Otto takes me home - Near Medina Lake
It had been in my head last year that I might buy a new car in the next couple of years. Well, a used car, new to me, at least. When some friends mentioned they would be selling their 2006 Prius, I had to start doing some hard thinking. When they made me an absolutely fabulous deal on it, the decision pretty much made itself. I was getting a new car. And I would need to find a new home for Otto, knowing that any trade in offer I got would probably be auction block prices, and he might just be sold for scrap. I didn't want that. Call me sentimental, but my Otto is still a damn good little car, with 70K miles left, easy. That's a good five or six years, give or take, with continued maintenance.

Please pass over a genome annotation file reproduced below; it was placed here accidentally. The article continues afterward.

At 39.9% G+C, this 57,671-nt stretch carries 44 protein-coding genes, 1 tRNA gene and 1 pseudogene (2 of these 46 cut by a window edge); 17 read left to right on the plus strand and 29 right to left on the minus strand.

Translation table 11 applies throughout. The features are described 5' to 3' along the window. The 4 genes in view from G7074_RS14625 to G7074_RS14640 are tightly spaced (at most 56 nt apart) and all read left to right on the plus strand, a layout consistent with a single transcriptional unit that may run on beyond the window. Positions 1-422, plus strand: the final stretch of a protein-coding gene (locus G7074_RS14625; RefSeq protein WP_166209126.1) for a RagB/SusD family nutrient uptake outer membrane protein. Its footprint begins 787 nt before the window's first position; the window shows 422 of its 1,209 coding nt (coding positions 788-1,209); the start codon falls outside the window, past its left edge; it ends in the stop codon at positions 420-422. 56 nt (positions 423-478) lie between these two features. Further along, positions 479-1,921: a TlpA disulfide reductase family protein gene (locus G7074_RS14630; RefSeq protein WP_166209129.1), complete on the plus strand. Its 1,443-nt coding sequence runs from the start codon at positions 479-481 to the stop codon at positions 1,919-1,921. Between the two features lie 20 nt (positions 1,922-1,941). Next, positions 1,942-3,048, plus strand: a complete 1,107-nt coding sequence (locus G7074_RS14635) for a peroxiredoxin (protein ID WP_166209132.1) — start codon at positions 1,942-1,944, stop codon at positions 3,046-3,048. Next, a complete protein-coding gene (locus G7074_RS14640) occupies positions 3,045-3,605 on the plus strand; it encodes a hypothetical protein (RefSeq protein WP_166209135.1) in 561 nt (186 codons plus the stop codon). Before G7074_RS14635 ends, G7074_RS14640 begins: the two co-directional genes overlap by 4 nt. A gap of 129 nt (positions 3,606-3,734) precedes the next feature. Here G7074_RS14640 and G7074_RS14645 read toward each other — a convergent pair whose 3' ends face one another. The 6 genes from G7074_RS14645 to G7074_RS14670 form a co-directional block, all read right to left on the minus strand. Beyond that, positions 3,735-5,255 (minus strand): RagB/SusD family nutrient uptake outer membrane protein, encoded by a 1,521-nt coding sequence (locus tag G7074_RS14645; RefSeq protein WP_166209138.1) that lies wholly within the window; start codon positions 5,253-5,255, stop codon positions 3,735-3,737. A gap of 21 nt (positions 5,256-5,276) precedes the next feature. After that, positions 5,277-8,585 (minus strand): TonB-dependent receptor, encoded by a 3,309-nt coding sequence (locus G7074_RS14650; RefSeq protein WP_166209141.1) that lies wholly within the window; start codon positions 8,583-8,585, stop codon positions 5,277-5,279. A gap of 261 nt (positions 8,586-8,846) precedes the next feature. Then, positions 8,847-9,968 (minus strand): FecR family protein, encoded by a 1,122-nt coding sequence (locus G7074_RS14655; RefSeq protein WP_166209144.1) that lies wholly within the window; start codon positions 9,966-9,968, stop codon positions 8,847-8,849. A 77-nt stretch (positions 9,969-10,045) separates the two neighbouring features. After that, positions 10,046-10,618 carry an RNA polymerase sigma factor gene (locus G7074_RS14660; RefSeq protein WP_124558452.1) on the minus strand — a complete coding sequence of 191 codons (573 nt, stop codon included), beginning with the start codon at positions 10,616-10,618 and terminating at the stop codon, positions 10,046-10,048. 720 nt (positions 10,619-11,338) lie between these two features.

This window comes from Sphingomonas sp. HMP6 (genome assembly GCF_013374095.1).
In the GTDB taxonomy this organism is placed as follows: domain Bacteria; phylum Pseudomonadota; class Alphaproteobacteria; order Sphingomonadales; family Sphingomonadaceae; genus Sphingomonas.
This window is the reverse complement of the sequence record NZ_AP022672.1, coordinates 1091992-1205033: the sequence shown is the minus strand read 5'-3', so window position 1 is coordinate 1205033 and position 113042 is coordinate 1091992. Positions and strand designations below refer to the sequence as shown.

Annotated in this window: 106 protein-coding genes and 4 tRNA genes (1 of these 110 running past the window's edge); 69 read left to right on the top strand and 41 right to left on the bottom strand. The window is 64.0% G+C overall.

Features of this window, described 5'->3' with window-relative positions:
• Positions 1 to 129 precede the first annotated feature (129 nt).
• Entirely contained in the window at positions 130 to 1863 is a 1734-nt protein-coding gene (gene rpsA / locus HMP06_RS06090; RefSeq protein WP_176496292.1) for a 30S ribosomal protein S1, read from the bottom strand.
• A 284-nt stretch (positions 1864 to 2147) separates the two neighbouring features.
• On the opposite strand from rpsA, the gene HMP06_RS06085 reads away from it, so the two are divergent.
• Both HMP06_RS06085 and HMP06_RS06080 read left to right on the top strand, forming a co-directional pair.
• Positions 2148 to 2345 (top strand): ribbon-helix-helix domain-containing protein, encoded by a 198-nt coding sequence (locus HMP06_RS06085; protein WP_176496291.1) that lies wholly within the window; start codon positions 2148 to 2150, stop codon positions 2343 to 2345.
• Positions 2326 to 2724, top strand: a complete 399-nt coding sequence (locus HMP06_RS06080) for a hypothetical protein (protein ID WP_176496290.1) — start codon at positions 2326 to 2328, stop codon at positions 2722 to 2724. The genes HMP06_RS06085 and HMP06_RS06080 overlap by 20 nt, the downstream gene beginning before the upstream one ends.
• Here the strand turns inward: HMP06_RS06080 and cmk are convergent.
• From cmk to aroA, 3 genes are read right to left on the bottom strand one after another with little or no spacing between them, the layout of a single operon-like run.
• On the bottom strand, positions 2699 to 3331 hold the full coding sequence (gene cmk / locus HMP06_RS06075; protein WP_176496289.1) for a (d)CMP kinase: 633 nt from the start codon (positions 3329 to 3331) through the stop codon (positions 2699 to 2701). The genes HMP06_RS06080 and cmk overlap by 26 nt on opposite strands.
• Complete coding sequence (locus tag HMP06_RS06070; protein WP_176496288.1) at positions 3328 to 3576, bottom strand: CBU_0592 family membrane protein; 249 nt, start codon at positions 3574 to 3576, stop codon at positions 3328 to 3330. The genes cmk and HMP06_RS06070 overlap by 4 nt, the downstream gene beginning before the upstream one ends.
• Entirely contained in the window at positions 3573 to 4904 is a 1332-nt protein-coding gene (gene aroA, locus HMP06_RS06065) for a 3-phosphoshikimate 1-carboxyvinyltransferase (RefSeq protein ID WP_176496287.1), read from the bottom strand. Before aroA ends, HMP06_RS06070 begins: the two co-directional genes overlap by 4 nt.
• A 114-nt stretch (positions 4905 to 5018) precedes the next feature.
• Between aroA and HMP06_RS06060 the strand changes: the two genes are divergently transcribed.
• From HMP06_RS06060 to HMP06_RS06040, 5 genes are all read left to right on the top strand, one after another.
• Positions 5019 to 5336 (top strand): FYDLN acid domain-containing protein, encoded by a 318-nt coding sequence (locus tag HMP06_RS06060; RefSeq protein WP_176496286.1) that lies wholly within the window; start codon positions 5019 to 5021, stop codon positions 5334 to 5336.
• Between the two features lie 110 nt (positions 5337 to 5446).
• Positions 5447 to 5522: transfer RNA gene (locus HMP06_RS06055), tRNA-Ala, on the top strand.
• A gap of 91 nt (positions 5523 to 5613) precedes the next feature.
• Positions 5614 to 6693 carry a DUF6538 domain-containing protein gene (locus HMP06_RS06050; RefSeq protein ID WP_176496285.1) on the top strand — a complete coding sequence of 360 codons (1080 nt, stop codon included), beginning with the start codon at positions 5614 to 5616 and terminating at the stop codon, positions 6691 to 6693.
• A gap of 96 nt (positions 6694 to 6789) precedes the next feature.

Otto on our last trip - Near Big Bend National Park
I have a friend who didn't have a car, and took public transportation or had to bum rides or walk wherever she went. I could only see this as an opportunity to get a little return to put towards the new car, and give someone else, at a great price, what Otto has been for me since the day I bought him: independence, safety, and freedom. My friend was more than happy to buy my little car. Yesterday, ten days short of what I've always considered his birthday, Otto got a new home. Today he is titled and registered under someone else's name, with brand new plates and everything.
I'm liking my new car a lot, but it doesn't have a name yet, and I'm not sure it ever will. I don't know if any car will ever mean to me what Otto has. We've been through too much, during the hardest time of my life. But I know this was a good... no... a GREAT decision, because now I know that this great little car has gone on to mean just as much to someone else.
Posted by Laura at 10:24 PM